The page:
Diamond also gives both a good and bad example of an oil company’s impact on society and the environment. The first example, you can probably imagine, involved environmental standards ignored, workers treated badly, destruction to local economy, etc. Perhaps the good example is an exception, but it was instructive. Chevron, working in conjunction with the World Wildlife Fund, tried to create the most environmentally friendly oil project. The author went with WWF to help observe the wildlife in the area. He was amazed to discover that there was more wildlife in the area where Chevron worked. From the sky he could not see any signs of the project except a very small road winding through the wilderness. This kind of project developed a reputation for the company that opened up new projects which it won based on its environmental track record. The trick is being able to switch from a short term to long term thinking that can account economically for factors outside of the average profit and loss statement, including relationships with governments, reputation, employee satisfaction and pride, not to mention the sustainability of the work itself.
Is Collapse Inevitable?
The argument of this book is partially what drives me to focus on agriculture, consumerism and the environment. I believe that it involves the very survival of our species. Regardless of the particular shape that your doomsday scenario takes, the point is that the indications are that our current global structure is akin to the Titanic steering a course aimed at an iceberg. Maybe it will end with a bang and maybe a whimper, but it cannot continue in the direction we’re headed. The question is whether or not a collapse is inevitable?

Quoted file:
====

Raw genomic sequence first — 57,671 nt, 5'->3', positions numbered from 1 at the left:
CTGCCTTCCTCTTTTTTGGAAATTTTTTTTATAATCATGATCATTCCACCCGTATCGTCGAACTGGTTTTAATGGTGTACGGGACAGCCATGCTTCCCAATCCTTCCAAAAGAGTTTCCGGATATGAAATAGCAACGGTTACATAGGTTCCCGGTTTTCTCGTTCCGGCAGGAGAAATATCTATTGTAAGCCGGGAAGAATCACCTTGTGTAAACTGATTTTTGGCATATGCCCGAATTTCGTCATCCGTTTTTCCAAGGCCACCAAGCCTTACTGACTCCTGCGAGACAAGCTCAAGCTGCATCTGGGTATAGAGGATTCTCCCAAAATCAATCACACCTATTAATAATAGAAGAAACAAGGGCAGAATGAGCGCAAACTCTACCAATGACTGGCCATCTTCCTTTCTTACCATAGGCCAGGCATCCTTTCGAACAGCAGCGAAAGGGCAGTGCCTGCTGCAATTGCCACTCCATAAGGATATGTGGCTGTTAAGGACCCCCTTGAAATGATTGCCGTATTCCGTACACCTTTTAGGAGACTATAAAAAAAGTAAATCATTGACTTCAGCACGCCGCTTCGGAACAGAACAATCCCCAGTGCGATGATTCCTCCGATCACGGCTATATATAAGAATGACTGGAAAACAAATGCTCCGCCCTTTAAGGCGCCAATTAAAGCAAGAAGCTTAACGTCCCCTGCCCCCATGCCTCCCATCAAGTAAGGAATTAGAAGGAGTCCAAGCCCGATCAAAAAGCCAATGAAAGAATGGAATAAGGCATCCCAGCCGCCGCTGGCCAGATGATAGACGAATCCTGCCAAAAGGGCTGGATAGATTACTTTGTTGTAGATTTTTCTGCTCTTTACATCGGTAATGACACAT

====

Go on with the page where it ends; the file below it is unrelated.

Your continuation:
I find discussions of these scenarios interesting if not overly speculative. The future is notoriously difficult to predict. Will our globalized system cause collapse on a massive scale? Or will there be lots of mini-collapses as we saw with the ripple effects of the recent financial collapse? Or is it possible for the United States or any individual country to steer a course that misses the iceberg completely? The closer we get to the iceberg the harder it will be to turn any ship as large as government, not to mention one the size of the United States, fast enough to miss completely. Given the fact that we have already seen collapses in places like Rwanda, which he points out had as much to do with population pressure as ethnic hatreds, Diamond points out that it is not so much a matter of if, but when.
So, in some ways I think that some sort of collapse is inevitable. Following Diamond’s five-fold criteria for collapse, it seems that we are balanced on the precipice of the tipping point. Empires, or modern countries that behave like empires, have always risen and fallen the reasons that Diamond gives. This is a long historical trend and it seems like hubris for us to believe that we are an historical exception to this rule while we follow much the same path as those who collapsed before us. Diamond also pokes holes in many of the oft-heard one-liner arguments for why everything will be hunky-dory (which I will spend another post on).
All of this colludes to make Diamond seem like a pessimist. I often seem like a pretty cynical person as well, because of my dour and negative take on the current arrangement of our economic, global, social and ecological order. However, I think Diamond and I are ultimately both optimists. Just the fact that we continue to write about these issues has at least a glimmer of hope. More than that though, I see signs of hope all around me. The work I do with indigenous communities and Low German Mennonites often shows me the possibilities latent in communities and across cultural divides when we find common ground. The hope I find is not in changes made by any government or large institutions, but by small communities that find the dignity of working toward sustainability in every sense of the word and have the vision to connect their situation with the broader challenges that face our global community.